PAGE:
“There are mothers who no longer want to breastfeed because they bleed, or they begin to give their children "aguitas" (rice water or other food) but I advise them to only give them breast milk in the first six months because it is the best.”

Midwife Rosa visits one of her patients who is eight months pregnant
Midwife Rosa visits one of her patients who is eight months pregnant in a village in Guatemala.

Exclusive breastfeeding is also an essential life-saving practice during crises and emergencies, to protect against communicable disease and undernutrition. UNICEF’s emergency preparedness and response plans include breastfeeding protection, promotion and support.

It’s a win-win

UNICEF knows breastfeeding offers a powerful line of defence against all forms of child malnutrition. Breastfeeding also acts as babies’ first vaccine, protecting them against many common childhood illnesses. This is why we advocate for mothers who face barriers to breastfeeding their babies.

This year, World Breastfeeding Week recognises the importance of breastfeeding in managing the double burden of malnutrition.

Breastfeeding can be linked to all 17 of the Sustainable Development Goals, especially the links between breastfeeding and good nutrition, food security and reduction of inequalities that stand on the way of sustainable development.

While the benefits for mums and bubs are well documented, where women are supported to continue exclusive breastfeeding in their baby’s first six months, workplaces see reduced absenteeism, increased staff retention, loyalty and productivity and even a 3 to 1 return on investment, largely from long-term health care cost savings.

Maryouda, a 20-year-old woman, just gave birth to her second child.
Maryouda, a 20-year-old woman, just gave birth to her second child, at a hospital in the East of Chad. The little girl is in good health, and a nurse is helping the Maryouda to breastfeed her newborn.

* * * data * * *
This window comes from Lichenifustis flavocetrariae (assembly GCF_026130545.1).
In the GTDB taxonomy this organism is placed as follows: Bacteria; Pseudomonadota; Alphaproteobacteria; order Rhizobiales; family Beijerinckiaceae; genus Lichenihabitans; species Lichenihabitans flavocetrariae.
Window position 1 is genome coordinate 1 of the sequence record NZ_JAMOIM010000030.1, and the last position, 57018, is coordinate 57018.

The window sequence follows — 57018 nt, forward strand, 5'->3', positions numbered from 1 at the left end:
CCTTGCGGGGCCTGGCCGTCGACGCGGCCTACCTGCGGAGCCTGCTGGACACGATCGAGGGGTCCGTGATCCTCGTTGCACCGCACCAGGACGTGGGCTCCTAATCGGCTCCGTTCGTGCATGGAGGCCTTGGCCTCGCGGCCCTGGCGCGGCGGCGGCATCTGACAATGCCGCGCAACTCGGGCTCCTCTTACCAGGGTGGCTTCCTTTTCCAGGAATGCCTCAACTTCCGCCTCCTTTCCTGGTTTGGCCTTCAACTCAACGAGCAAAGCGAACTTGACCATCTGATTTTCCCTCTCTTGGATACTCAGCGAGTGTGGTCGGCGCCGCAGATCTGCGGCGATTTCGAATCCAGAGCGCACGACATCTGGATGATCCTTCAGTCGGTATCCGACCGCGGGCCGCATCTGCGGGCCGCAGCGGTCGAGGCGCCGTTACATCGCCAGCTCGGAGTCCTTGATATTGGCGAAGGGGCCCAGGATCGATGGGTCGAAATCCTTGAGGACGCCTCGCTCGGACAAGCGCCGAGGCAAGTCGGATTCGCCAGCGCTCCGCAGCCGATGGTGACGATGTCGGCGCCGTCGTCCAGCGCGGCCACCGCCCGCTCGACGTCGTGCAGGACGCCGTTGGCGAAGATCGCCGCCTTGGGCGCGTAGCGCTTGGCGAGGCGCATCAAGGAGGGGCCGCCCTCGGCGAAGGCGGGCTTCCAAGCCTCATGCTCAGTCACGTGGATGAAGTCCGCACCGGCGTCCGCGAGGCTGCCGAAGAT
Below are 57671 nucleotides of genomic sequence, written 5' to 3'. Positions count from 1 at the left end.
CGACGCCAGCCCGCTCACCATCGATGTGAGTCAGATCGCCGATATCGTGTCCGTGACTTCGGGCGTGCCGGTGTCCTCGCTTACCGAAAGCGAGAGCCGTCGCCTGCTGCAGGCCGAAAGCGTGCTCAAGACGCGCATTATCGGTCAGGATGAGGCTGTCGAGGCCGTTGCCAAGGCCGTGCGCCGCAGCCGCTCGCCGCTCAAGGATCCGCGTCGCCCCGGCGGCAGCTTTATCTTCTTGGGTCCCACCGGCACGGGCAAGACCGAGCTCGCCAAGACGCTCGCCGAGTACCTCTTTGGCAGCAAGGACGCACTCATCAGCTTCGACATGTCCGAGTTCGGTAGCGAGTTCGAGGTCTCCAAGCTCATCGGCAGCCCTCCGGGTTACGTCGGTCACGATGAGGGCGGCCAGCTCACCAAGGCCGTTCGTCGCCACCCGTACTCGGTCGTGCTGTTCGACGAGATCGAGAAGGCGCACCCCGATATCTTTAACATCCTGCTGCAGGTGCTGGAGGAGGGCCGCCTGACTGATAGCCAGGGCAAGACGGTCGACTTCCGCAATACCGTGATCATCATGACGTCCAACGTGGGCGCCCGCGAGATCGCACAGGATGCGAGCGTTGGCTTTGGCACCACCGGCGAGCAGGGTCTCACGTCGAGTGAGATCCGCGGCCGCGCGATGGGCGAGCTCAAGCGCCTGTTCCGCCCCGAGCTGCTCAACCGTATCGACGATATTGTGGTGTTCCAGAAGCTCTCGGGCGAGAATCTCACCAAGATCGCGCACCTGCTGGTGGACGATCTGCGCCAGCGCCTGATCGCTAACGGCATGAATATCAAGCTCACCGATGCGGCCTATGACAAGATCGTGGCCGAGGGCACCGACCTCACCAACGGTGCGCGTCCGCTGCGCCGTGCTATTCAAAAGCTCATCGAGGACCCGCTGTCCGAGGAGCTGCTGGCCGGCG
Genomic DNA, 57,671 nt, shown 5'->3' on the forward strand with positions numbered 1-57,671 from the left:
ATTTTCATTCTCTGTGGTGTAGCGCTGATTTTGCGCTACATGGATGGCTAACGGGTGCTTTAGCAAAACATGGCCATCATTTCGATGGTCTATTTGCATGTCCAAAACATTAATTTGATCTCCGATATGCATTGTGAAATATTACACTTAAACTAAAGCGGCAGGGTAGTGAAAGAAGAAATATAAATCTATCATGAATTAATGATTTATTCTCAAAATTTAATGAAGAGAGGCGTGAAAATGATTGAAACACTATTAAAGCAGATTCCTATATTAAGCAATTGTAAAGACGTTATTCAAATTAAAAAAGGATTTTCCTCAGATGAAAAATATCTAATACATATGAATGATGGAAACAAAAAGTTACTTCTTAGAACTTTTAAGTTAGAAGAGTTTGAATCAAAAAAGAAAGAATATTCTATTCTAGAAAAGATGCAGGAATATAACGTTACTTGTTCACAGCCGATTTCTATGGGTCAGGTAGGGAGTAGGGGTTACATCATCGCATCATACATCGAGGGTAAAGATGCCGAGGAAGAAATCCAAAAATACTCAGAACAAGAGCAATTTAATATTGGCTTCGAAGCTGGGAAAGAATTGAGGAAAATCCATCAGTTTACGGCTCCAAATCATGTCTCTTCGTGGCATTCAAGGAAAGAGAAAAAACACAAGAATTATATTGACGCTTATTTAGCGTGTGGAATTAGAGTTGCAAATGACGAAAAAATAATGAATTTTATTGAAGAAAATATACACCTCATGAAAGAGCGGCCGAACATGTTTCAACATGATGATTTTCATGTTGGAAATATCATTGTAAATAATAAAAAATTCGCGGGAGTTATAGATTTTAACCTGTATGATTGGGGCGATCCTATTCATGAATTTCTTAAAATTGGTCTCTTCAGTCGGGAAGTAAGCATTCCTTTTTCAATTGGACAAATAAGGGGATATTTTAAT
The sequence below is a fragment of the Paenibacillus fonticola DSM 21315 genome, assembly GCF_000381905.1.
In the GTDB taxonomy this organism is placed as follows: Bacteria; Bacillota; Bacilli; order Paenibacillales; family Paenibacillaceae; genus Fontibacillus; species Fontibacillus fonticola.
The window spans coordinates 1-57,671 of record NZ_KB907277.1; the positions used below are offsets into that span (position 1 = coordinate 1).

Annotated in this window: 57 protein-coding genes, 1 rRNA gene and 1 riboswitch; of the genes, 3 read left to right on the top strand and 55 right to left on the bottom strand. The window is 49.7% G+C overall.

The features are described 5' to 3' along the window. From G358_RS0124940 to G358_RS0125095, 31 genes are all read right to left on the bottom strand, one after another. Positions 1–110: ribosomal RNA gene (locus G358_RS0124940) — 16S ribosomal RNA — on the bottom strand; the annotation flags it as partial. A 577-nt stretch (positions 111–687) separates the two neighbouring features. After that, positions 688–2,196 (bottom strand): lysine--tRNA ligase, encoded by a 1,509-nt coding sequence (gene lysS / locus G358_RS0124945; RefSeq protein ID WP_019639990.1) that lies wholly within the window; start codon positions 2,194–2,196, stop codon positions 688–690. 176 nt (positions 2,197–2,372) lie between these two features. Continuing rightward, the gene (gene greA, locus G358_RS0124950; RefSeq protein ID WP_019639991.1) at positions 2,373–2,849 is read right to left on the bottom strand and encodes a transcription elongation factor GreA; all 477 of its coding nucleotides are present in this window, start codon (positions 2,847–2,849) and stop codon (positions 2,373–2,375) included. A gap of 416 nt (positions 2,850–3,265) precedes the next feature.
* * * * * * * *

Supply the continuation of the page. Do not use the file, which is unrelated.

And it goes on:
© UNICEF/UN0594533/Dejongh

What is UNICEF doing to support breastfeeding? 

  • UNICEF is advocating for children’s rights. A breastfed baby is enjoying their right to the best start in life. You help UNICEF reach every child in need, especially infants living in vulnerable circumstances.
  • UNICEF is working with girls and young women to keep them in school. Educated girls make good decisions for themselves and their children, including a decision to breastfeed. You bring education to children, even in the harshest and most challenging environments.
  • UNICEF is educating women on the health benefits for them and their children. You help us reach mothers with skilled birth attendants and post-natal care.
  • UNICEF supports the Baby-Friendly Health Initiative in Australia, and around the world, to deliver counselling and education for new mums. This kind of support can increase exclusive breastfeeding rates among children less than six months old by up to 90 per cent. Your donation opens doors for UNICEF to talk to more partners and deliver more results.
  • In May 2021, UNICEF Australia and Parents At Work launched the Family Friend Workplaces initiative to introduce National Work and Family Standards for all Australian workplaces. A year since its launch, 70 businesses and organisations have implemented policies that make a real difference for teams and families like inclusive paid parental leave, mental health support and flexibility for carers. 
  • UNICEF acts to protect mothers and babies in an emergency. Breastfeeding is important to child survival and good health in an emergency. Your quick action supports our rapid response.
  • UNICEF works with business, unions, governments and international partners like the International Labour Organisation to change policy that will improve the lives of women and children. You act and give voice to UNICEF’s powerful work for change.

Help us reach more mums

UNICEF is supporting mums throughout the world to protect and nourish their newborns everyday.

As a UNICEF Global Parent, you can help us reach more families with this lifesaving care.